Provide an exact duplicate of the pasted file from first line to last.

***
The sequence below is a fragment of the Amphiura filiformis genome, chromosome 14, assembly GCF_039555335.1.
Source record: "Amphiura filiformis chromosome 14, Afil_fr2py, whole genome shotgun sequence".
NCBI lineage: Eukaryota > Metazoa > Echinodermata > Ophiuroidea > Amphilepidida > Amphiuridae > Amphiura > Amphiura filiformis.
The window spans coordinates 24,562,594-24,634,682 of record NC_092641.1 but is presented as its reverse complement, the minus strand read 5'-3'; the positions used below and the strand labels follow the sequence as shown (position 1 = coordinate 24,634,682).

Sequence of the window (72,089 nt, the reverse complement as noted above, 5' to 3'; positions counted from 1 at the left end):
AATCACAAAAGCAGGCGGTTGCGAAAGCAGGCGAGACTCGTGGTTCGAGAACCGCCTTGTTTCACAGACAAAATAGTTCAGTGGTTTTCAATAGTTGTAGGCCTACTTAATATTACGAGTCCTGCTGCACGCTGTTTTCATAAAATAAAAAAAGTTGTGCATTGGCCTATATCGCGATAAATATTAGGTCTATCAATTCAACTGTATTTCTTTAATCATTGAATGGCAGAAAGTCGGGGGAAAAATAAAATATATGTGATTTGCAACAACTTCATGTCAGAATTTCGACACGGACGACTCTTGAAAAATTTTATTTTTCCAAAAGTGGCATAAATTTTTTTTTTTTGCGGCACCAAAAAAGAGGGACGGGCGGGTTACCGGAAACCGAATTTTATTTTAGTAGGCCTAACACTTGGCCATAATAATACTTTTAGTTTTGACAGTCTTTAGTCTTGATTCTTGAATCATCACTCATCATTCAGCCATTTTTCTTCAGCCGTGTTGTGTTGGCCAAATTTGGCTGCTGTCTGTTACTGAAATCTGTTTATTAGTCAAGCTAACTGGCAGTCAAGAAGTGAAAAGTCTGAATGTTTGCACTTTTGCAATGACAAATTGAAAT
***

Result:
The sequence below is a fragment of the Amphiura filiformis genome, chromosome 14, assembly GCF_039555335.1.
Source record: "Amphiura filiformis chromosome 14, Afil_fr2py, whole genome shotgun sequence".
NCBI lineage: Eukaryota > Metazoa > Echinodermata > Ophiuroidea > Amphilepidida > Amphiuridae > Amphiura > Amphiura filiformis.
The window spans coordinates 24,562,594-24,634,682 of record NC_092641.1 but is presented as its reverse complement, the minus strand read 5'-3'; the positions used below and the strand labels follow the sequence as shown (position 1 = coordinate 24,634,682).

Sequence of the window (72,089 nt, the reverse complement as noted above, 5' to 3'; positions counted from 1 at the left end):
AATCACAAAAGCAGGCGGTTGCGAAAGCAGGCGAGACTCGTGGTTCGAGAACCGCCTTGTTTCACAGACAAAATAGTTCAGTGGTTTTCAATAGTTGTAGGCCTACTTAATATTACGAGTCCTGCTGCACGCTGTTTTCATAAAATAAAAAAAGTTGTGCATTGGCCTATATCGCGATAAATATTAGGTCTATCAATTCAACTGTATTTCTTTAATCATTGAATGGCAGAAAGTCGGGGGAAAAATAAAATATATGTGATTTGCAACAACTTCATGTCAGAATTTCGACACGGACGACTCTTGAAAAATTTTATTTTTCCAAAAGTGGCATAAATTTTTTTTTTTTGCGGCACCAAAAAAGAGGGACGGGCGGGTTACCGGAAACCGAATTTTATTTTAGTAGGCCTAACACTTGGCCATAATAATACTTTTAGTTTTGACAGTCTTTAGTCTTGATTCTTGAATCATCACTCATCATTCAGCCATTTTTCTTCAGCCGTGTTGTGTTGGCCAAATTTGGCTGCTGTCTGTTACTGAAATCTGTTTATTAGTCAAGCTAACTGGCAGTCAAGAAGTGAAAAGTCTGAATGTTTGCACTTTTGCAATGACAAATTGAAAT